A new decade, and having not won Eurovision since 1977, France thought it was time to raise the bar in 1990, with the internal selection of Joëlle Ursull, to represent them.
A track from her album, Black French was internally chosen by television channel, Antenne 2 to represent France at the Eurovision Song Contest 1990.
Written by Serge Gainsbourg and Georges Augier de Moussac, the song was originally titled, Black Lolita Blues, but Joëlle balked at the title and requested it be changed.
Joëlle Ursull performed 14th on 5 May 1990 in Zagreb, Yugoslavia, and received 132 points, including maximum from The Netherlands, Iceland, Norway, Switzerland, Yugoslavia and Finland.
She finished in 2nd place. The song also finished in second place in the French charts, ironically kept of the top, by her old group, Zouk Machine.
White And Black Blues – opinions from fans
In order to find out what Eurovision fans today think of this French entry from 1990, we asked our Eurovision Fan Panel. It includes team members as well as fans from all over the world.
Michael O. – As seen on the preview video, the song was described as not too exciting. However on the evening of Eurovision, this was the stand out, and I believe deserved to win. After seeing the visual presentation, I heard it better and still love it to this day.
Pascal W. – I did not enjoy watching this. I don’t exactly know why, but it just didn’t really entertain me. Doesn’t really stand out and seems a bit ditsy.
Alvaro S. – This French song would have made a worthy winner. I actually think a French victory with a song that showed a part of the European culture that at the time was mostly ignored would have had a bigger impact that the Swedish winner. And apart from the meaning that this victory would have brought the song is good.
Eric O. – I don’t really like this song, especially the ‘live’ instrument performance, which looks very fake. Though it’s an interesting composition of French lyrics with English chorus, it just doesn’t seem to have a wow factor for me. And I don’t understand why they ended in shared 2nd place, while Spain’s Azucar Moreno ended 5th, which was a much better song and more powerful performance. Anyway, not my cup of tea.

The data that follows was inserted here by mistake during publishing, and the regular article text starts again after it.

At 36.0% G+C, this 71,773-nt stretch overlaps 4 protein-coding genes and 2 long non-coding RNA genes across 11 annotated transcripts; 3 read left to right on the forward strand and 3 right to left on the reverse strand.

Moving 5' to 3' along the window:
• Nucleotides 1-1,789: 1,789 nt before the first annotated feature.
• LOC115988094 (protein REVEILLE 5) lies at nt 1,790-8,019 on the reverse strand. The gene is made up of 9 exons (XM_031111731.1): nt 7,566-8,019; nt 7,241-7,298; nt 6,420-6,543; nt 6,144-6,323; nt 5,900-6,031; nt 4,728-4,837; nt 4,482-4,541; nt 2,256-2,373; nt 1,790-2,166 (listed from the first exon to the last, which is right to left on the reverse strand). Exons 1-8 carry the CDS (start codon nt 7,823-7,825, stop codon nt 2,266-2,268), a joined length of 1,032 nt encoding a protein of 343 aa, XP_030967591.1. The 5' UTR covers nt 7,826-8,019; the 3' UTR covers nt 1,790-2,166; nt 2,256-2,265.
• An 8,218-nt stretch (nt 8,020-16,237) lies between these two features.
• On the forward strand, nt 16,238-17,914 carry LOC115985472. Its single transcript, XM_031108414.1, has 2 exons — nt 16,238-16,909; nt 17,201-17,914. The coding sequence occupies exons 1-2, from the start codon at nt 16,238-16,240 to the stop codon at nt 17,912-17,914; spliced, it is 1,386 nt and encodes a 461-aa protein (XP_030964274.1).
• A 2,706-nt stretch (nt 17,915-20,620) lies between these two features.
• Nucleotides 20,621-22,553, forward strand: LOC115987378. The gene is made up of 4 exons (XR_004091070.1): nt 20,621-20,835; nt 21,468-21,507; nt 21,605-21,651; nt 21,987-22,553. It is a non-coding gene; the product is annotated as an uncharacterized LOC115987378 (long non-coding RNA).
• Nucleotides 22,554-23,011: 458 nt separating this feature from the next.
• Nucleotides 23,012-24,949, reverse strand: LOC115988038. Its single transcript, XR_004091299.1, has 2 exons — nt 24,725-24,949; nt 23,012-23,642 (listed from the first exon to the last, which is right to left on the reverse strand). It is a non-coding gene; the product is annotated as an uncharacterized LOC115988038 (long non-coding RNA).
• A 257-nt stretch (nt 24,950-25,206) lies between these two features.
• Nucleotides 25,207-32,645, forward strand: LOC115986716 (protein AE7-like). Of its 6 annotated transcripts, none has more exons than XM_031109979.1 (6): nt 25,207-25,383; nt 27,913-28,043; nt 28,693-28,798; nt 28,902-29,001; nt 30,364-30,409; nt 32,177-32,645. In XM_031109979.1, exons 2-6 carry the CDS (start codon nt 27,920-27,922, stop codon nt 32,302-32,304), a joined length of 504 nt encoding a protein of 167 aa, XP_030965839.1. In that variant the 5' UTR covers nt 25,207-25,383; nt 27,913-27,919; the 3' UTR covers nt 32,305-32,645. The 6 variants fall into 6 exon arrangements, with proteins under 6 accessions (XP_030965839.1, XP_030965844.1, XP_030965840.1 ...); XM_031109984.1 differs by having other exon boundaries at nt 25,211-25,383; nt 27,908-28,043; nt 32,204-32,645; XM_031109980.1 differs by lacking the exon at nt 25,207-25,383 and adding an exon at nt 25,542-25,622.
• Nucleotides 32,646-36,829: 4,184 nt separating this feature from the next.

Charlotte J. – I do know that many fans love this one, but I am not one of them. To me, it’s a plain annoying song which I can’t relate to at all. How on earth did this come second tied with Liam Reilly’s beautiful Somewhere In Europe? And how could it beat entries like those from Iceland, Yugoslavia, Cyprus, Netherlands, Sweden, Portugal and not the least Norway?? 1990 was a very strong year. I don’t get Spain finishing 5th either…
Egemen O. – I had been aware of this nice song (written by legendary Serge Gainsbourg) but I didn’t remember the lyrics. And to be fair, I didn’t expect it to be an anti-racist song of which the message is the equality of people from all colours. Plus, the Caribbean tune makes it more catchy. On the other hand, there are 2 things to mention. First, her dress is awful. Second, in the chorus, she says: “Africa my love, I have got you on my skin.” whereas she is actually from Guadeloupe (a French overseas territory in the Caribbean).
Josef S. – This is just weird. I didn’t know this song before, so I wasn’t aware of what to expect from this. And I don’t know why, but I just don’t like it. It looks and sounds like a wrong combination of style, genre and artist. Or maybe it’s just me who doesn’t get it and therefore the mistake is not in the song nor artist, but me.
Linete A. – Very interesting song for those times! I love the orchestra and especially the drums. The dancing was a bit weird and the singers voice and English pronunciation weren’t very good. The overall vibe of the song is quite nice, although I don’t like the dancers and her voice. The song is overall quite different and very catchy.
Enjoy Joëlle Ursull’s performance from the 1990 Eurovision Song Contest in the embedded video. Below the video, you can read more about her.
Joëlle Ursull – a mini biography
Joëlle Ursull, was born on 9 November, 1960 in Pointe-à-Pitre, the capital of Guadeloupe. She won the Miss Guadeloupe contest when she was 18 years old.
As well as being a model, she joined the all female trio, Zouk Machine, releasing the album and single, Sové Lanmou.
After leaving the group, she released the album, Miyel, pursuing a solo career, which led to her representing France in the 1990 contest with White and Black Blues.
Her album Black French featured her Eurovision song, and was a minor success in several European countries.
Although she released two more albums, and the single, Babydo in 2003, Joelle decided to wind down her singing career, after giving birth to her two daughters.